What Is Indirect Proof?

One of the methods of proof, is "reductio ad absurdum" - assuming what is to be proved false and getting a contradiction as a result.

As a first (very simple) example, consider proving that, for positive integers $a$ and $b,$ $a^{2}-4b^{2}\ne 1.$

Indirect proof: Assume - on the contrary - that for some positive integers $a$ and $b$, $a^{2}-4b^{2}=1.$ We would have then $(a-2b)(a+2b)=1,$ which splits into two cases: either $a-2b=a+2b=1$ or $a-2b=a+2b=-1.$

In the first case, adding up the two equations gives $2a=2,$ or $a=1$ which leads to $b=0,$ the solution that has been already rejected.

In the second case, adding the two equations gives $2a=-2,$ or $a=-1,$ with negative $a.$

Thus the assumptions proves to be false, implying that its negation - the original claim - is true.

In elementary mathematics, "reductio ad absurdum" is often the simplest way to establish that one condition is necessary and sufficient for another condition to hold. For example, in a right triangle we have the Pythagorean theorem: $a^{2}+b^{2}=c^{2},$ where $a,b$ are the legs, $c$ the hypotenuse of the triangle. I wish to prove the converse: if in a triangle with sides $a,b,c$ $a^{2}+b^{2}=c^{2}$ then the angle opposite $c$ is right. Assume this is false, i.e., that the angle opposite $c$ is not right. We then can erect a perpendicular to, say, $b$ and place $a$ on that perpendicular:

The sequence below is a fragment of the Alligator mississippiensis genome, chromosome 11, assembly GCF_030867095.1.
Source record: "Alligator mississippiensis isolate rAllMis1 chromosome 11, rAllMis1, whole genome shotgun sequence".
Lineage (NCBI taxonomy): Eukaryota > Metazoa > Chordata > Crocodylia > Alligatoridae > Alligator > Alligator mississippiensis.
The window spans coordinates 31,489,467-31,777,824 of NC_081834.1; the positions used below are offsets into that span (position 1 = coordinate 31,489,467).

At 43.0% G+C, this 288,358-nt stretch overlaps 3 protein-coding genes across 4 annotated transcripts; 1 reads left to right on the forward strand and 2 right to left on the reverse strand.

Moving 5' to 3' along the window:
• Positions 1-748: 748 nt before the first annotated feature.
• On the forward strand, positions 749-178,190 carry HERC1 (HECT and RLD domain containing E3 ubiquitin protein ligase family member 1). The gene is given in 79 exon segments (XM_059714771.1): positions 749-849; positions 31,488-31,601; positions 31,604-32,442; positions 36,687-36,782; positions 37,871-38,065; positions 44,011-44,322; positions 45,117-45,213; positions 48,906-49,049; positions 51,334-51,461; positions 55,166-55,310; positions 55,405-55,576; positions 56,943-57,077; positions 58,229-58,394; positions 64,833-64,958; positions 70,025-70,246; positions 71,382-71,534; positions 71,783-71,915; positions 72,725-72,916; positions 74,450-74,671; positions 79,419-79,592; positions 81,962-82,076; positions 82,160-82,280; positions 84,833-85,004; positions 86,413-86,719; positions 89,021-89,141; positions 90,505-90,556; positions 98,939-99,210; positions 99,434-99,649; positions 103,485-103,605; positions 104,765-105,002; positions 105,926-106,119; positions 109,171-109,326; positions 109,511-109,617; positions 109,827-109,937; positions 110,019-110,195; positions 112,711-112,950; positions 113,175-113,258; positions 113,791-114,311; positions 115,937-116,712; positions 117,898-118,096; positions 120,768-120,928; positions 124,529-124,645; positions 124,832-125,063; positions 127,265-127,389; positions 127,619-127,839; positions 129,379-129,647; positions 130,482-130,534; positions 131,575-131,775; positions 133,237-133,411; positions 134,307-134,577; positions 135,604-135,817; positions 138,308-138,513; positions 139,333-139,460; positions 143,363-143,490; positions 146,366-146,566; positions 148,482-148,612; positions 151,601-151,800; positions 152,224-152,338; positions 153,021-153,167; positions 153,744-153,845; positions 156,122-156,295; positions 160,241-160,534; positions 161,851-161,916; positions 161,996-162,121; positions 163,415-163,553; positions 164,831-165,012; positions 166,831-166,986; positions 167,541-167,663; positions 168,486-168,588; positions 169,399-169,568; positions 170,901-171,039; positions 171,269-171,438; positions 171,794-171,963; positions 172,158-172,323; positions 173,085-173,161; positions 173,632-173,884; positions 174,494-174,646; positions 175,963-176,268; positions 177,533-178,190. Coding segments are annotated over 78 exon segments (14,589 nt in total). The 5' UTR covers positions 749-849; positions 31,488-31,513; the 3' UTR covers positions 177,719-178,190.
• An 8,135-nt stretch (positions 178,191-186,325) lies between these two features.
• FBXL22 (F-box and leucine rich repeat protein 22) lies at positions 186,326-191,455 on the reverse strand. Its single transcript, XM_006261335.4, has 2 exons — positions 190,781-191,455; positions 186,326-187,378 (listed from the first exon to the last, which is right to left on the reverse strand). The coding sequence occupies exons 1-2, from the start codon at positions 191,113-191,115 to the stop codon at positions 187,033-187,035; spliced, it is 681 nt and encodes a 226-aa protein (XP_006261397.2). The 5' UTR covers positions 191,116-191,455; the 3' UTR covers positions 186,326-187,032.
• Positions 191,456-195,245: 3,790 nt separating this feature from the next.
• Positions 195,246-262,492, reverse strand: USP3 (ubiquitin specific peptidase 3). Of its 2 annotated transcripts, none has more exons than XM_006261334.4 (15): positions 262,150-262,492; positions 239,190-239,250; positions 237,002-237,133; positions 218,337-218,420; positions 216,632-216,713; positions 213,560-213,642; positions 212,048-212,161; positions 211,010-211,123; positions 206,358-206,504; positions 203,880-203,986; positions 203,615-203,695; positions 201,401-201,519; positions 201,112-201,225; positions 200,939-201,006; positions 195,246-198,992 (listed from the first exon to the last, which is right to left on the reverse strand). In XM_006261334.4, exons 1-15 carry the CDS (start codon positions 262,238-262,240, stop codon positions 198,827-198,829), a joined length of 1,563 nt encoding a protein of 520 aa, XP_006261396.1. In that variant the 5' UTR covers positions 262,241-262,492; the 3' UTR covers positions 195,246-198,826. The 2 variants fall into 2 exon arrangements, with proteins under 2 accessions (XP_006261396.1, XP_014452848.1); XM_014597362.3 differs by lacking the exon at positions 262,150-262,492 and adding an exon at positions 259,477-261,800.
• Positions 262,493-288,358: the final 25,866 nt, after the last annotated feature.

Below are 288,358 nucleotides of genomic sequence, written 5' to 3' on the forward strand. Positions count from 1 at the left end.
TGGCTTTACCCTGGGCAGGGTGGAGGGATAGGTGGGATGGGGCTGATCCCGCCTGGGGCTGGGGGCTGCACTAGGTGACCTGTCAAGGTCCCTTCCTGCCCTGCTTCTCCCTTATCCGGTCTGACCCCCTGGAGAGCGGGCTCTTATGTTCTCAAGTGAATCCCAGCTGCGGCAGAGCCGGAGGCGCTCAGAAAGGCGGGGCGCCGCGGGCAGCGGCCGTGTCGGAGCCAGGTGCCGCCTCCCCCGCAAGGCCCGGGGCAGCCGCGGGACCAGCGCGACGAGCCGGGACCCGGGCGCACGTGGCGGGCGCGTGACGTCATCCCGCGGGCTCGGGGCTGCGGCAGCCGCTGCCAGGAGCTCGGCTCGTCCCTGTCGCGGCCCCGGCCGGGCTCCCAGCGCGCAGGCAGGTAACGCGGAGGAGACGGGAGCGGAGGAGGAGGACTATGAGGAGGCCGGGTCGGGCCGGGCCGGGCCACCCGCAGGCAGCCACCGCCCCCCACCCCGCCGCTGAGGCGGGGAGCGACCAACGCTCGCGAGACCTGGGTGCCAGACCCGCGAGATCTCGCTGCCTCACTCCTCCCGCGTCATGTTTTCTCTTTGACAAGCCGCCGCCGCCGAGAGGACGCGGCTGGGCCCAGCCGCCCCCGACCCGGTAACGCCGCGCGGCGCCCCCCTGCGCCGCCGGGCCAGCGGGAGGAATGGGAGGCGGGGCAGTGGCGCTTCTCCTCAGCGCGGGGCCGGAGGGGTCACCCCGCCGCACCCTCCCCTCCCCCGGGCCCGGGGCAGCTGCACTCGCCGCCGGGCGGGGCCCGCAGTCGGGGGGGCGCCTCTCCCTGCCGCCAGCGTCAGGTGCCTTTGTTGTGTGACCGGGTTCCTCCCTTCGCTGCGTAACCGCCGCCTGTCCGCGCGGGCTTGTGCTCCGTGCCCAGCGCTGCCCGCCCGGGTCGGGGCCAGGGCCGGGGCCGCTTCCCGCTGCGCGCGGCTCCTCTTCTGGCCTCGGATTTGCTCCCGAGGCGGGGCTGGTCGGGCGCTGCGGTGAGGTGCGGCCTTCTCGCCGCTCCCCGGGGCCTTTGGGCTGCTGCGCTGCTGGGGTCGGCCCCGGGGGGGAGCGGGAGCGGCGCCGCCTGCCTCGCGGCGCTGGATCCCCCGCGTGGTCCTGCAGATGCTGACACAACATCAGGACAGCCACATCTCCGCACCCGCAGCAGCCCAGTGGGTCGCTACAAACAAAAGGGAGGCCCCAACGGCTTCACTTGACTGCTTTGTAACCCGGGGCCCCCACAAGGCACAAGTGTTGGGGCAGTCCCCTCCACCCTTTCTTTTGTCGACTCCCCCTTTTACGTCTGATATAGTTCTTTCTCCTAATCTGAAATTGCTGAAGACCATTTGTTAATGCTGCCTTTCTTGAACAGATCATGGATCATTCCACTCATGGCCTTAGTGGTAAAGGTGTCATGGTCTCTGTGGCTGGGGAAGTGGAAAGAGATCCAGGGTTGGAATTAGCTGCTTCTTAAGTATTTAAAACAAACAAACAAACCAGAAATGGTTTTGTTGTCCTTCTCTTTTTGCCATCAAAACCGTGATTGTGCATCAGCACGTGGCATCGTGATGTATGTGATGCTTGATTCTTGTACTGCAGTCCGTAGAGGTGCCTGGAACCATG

proof of the converse to the Pythagorean theorem

By the Pythagorean theorem, the third side of the just constructed right triangle equals $c$ which means that there are now two distinct triangles with the same three sides, in contradiction to the SSS criterion.

As another example, we know that two angles inscribed in the same circle and subtended by the same arc are equal. To prove the converse, assume there are two equal angles $ABC$ and $AB'C,$ with not concyclic $A,B,B',C.$ This means that $B'$ does not lie on the circle $(ABC)$ passing through $A,B,C.$ Consider just one case where $B'$ lies outside the circle so that $CB$ crosses the circle at $D$ as shown (there are certainly other possibilities to consider):

equal angle are inscribed into the same circle

In this configuration, $\angle ADC$ is exterior to $\Delta ADB'$ such that

$\angle ADC=\angle AB'D + \angle B'AD=\angle ABC + \angle B'AD\gt\angle ABC.$

But this contradicts the fact that both $ABC$ and $ADC$ are inscribed into the same circle and ought to be equal by the direct theorem.

Here's a list of additional examples:

References

  1. G. Polya, How to Solve It, Princeton University Press, 1973
  2. P. Brown, Proof, 2010, www.pbperth.com

Related material
Read more...

  • What Is Abstraction?
  • What Is Geometry?
  • What Is Proof?
  • What Is Similarity?
  • More about proofs
  • What's in a proof?

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